Executives often promote their best “doers” (e.g., accountant, technician, designer, etc.) into management roles with high and eager expectations. The challenge with this is that what makes people great in their doer roles rarely make them competent for management jobs.
At a minimum, to make a promotion successful, the newly minted managers need to learn about the roles that they’re stepping into and what skills are necessary to be effective in management.
The executives who implement these promotions have a responsibility to mentor these new managers and give them a pathway for success. This happens inconsistently.
Even if firms have mentor programs in place, the people in the coaching roles often consider this an infringement of their already busy schedules rather than an opportunity to develop next level leaders.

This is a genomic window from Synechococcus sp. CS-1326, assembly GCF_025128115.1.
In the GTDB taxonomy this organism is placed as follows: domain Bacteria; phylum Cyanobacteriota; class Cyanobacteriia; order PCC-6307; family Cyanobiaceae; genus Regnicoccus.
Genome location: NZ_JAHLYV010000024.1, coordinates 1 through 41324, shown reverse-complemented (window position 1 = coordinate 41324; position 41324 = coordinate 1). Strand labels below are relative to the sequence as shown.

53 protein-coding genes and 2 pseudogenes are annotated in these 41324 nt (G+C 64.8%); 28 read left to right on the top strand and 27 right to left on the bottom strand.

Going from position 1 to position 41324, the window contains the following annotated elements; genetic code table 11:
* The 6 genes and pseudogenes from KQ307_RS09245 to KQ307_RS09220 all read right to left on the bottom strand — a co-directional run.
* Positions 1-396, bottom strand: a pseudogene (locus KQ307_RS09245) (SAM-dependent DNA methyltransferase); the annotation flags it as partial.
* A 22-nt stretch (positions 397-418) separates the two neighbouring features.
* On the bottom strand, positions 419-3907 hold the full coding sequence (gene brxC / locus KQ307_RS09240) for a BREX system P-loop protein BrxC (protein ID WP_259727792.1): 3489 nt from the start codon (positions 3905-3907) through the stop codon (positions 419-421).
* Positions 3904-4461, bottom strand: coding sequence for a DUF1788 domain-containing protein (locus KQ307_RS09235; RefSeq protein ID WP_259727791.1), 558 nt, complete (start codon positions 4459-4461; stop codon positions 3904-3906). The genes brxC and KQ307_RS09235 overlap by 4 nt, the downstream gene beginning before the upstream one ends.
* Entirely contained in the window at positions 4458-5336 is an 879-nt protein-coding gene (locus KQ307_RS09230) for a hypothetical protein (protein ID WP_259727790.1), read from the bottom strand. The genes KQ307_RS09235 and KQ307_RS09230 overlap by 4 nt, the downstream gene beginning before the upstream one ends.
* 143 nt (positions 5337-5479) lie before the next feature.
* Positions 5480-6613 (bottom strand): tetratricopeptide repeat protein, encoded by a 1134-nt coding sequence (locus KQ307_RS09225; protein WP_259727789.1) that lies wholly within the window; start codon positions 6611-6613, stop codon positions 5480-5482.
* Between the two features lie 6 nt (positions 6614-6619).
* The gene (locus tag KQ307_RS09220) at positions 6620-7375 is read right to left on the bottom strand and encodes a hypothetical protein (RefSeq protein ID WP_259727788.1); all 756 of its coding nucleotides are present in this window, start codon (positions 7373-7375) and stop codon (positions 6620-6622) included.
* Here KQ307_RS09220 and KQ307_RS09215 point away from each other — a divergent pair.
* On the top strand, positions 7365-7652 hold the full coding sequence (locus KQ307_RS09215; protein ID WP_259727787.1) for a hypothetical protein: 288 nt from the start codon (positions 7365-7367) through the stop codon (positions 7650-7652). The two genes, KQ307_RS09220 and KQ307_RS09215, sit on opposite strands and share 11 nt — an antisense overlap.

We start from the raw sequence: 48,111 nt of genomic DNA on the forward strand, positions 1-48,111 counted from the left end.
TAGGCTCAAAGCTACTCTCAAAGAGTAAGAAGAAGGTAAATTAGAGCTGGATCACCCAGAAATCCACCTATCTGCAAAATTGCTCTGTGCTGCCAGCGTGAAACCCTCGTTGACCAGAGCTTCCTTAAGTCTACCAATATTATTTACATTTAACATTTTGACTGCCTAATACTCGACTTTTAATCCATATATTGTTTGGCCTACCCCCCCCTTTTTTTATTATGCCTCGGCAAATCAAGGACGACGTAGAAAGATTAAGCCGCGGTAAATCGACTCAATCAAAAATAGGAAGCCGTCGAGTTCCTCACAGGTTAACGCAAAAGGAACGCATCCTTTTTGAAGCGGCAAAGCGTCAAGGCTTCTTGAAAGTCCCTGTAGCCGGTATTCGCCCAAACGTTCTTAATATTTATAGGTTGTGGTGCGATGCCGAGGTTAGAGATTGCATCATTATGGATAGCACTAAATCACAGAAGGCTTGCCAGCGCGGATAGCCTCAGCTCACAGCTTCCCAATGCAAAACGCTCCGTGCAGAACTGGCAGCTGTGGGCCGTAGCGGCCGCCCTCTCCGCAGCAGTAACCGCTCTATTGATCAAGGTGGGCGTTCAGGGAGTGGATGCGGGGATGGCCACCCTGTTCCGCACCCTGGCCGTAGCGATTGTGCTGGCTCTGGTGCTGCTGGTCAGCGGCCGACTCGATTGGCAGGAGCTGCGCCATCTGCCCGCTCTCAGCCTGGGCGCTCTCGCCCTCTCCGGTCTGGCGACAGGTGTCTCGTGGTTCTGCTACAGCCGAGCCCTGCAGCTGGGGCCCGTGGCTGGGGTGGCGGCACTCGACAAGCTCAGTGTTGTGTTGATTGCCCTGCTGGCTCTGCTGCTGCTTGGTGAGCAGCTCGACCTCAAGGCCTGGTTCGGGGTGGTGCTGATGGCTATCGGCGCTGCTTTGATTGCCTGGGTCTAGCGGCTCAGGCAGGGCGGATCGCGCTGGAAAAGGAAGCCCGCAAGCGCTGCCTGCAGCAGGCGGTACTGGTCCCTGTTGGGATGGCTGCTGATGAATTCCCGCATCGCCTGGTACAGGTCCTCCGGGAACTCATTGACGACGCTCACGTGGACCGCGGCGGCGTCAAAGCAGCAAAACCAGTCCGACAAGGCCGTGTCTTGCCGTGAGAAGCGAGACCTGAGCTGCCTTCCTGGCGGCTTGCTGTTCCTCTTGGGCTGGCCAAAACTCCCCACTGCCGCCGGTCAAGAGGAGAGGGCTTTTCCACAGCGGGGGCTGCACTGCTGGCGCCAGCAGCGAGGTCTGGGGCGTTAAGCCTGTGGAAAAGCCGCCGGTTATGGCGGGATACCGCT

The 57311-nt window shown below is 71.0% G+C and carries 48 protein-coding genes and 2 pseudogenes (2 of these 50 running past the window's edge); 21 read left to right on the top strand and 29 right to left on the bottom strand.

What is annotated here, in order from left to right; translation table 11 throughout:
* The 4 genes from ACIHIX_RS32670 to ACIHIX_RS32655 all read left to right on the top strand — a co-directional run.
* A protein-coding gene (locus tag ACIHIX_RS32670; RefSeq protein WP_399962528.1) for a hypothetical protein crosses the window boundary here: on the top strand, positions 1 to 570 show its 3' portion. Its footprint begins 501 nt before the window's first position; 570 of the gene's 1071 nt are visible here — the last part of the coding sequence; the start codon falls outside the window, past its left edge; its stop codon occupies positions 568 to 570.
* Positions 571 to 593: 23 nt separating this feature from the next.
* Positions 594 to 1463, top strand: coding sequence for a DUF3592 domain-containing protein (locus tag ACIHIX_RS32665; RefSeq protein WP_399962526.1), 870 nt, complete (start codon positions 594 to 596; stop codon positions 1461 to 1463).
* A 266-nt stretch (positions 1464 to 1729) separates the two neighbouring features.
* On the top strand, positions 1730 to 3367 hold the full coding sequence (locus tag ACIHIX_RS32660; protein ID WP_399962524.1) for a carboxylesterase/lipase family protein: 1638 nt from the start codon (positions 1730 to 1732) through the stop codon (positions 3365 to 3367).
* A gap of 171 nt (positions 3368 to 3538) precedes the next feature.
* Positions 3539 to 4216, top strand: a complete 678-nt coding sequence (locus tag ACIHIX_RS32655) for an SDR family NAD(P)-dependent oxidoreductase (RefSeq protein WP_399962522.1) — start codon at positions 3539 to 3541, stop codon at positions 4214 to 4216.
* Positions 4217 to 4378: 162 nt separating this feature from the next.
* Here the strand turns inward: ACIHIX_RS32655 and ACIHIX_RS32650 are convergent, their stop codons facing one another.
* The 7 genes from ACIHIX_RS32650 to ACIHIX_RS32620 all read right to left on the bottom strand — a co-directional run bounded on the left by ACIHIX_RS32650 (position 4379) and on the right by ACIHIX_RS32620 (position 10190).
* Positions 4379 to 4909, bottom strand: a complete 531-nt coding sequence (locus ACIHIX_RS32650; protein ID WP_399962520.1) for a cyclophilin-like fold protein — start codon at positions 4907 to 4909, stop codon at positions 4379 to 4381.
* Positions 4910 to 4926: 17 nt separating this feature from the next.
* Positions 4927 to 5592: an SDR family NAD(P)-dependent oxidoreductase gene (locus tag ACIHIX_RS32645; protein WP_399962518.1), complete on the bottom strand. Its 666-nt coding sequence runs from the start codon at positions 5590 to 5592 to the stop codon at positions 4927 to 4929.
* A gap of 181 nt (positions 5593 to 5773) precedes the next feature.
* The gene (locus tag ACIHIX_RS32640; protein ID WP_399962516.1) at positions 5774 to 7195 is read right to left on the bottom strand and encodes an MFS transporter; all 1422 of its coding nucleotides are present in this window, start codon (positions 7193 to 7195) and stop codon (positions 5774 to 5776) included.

As an executive coach, I worked with leaders in a large accounting firm helping newly minted partners adapt and flourish in their new roles as partner. As sophisticated as this firm was, once a promotion occurred there was relatively little guidance provided to ensure effective role transition.
The biggest issues I identified in that example centered around communication, time management, managing up (a specialized form of communication, to be sure!), having clarity over what was now expected of them, and learning how to manage people who were their peers prior to their promotions.
Organizational culture also informs managerial transitions. How do executives support such promotions? Are the new managers on their own, or do they have help? Often, the newly promoted people are hesitant to ask relevant questions because they are afraid of seeming uninformed.
In the weeks ahead, we’ll address these topics from the perspective of how things shift when someone is promoted.
Header image by Andrea Piacquadio/Pexels.